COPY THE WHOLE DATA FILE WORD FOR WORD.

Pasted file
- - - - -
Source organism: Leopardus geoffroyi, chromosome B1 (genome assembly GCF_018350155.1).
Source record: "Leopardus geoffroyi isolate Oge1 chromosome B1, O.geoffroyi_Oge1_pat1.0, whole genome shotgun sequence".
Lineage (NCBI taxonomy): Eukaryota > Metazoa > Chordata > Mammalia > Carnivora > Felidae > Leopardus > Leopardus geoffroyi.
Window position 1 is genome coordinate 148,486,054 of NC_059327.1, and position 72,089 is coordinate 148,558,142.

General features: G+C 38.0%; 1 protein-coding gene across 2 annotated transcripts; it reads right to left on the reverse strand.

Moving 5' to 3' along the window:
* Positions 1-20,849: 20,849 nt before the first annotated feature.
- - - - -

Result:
Source organism: Leopardus geoffroyi, chromosome B1 (genome assembly GCF_018350155.1).
Source record: "Leopardus geoffroyi isolate Oge1 chromosome B1, O.geoffroyi_Oge1_pat1.0, whole genome shotgun sequence".
Lineage (NCBI taxonomy): Eukaryota > Metazoa > Chordata > Mammalia > Carnivora > Felidae > Leopardus > Leopardus geoffroyi.
Window position 1 is genome coordinate 148,486,054 of NC_059327.1, and position 72,089 is coordinate 148,558,142.

General features: G+C 38.0%; 1 protein-coding gene across 2 annotated transcripts; it reads right to left on the reverse strand.

Moving 5' to 3' along the window:
* Positions 1-20,849: 20,849 nt before the first annotated feature.